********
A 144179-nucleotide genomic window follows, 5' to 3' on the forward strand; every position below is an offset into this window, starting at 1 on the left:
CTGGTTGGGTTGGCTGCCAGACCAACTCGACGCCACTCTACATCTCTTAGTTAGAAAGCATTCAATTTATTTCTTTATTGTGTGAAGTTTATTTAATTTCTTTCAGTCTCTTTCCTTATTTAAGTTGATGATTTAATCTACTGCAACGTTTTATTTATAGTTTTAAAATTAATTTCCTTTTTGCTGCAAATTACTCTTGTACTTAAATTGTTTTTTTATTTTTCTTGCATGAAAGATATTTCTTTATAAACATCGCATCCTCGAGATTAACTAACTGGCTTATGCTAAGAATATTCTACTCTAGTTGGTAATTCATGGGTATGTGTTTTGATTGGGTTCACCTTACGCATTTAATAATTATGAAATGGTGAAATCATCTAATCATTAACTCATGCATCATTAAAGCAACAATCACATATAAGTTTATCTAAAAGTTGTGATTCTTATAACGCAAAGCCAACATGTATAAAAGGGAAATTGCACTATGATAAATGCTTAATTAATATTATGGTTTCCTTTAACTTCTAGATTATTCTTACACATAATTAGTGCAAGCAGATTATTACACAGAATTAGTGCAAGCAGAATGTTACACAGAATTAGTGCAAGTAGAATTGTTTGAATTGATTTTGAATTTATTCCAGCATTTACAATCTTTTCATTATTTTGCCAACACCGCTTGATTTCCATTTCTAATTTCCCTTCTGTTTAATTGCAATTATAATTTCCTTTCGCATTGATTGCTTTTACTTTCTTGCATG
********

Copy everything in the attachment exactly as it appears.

A 144179-nucleotide genomic window follows, 5' to 3' on the forward strand; every position below is an offset into this window, starting at 1 on the left:
CTGGTTGGGTTGGCTGCCAGACCAACTCGACGCCACTCTACATCTCTTAGTTAGAAAGCATTCAATTTATTTCTTTATTGTGTGAAGTTTATTTAATTTCTTTCAGTCTCTTTCCTTATTTAAGTTGATGATTTAATCTACTGCAACGTTTTATTTATAGTTTTAAAATTAATTTCCTTTTTGCTGCAAATTACTCTTGTACTTAAATTGTTTTTTTATTTTTCTTGCATGAAAGATATTTCTTTATAAACATCGCATCCTCGAGATTAACTAACTGGCTTATGCTAAGAATATTCTACTCTAGTTGGTAATTCATGGGTATGTGTTTTGATTGGGTTCACCTTACGCATTTAATAATTATGAAATGGTGAAATCATCTAATCATTAACTCATGCATCATTAAAGCAACAATCACATATAAGTTTATCTAAAAGTTGTGATTCTTATAACGCAAAGCCAACATGTATAAAAGGGAAATTGCACTATGATAAATGCTTAATTAATATTATGGTTTCCTTTAACTTCTAGATTATTCTTACACATAATTAGTGCAAGCAGATTATTACACAGAATTAGTGCAAGCAGAATGTTACACAGAATTAGTGCAAGTAGAATTGTTTGAATTGATTTTGAATTTATTCCAGCATTTACAATCTTTTCATTATTTTGCCAACACCGCTTGATTTCCATTTCTAATTTCCCTTCTGTTTAATTGCAATTATAATTTCCTTTCGCATTGATTGCTTTTACTTTCTTGCATG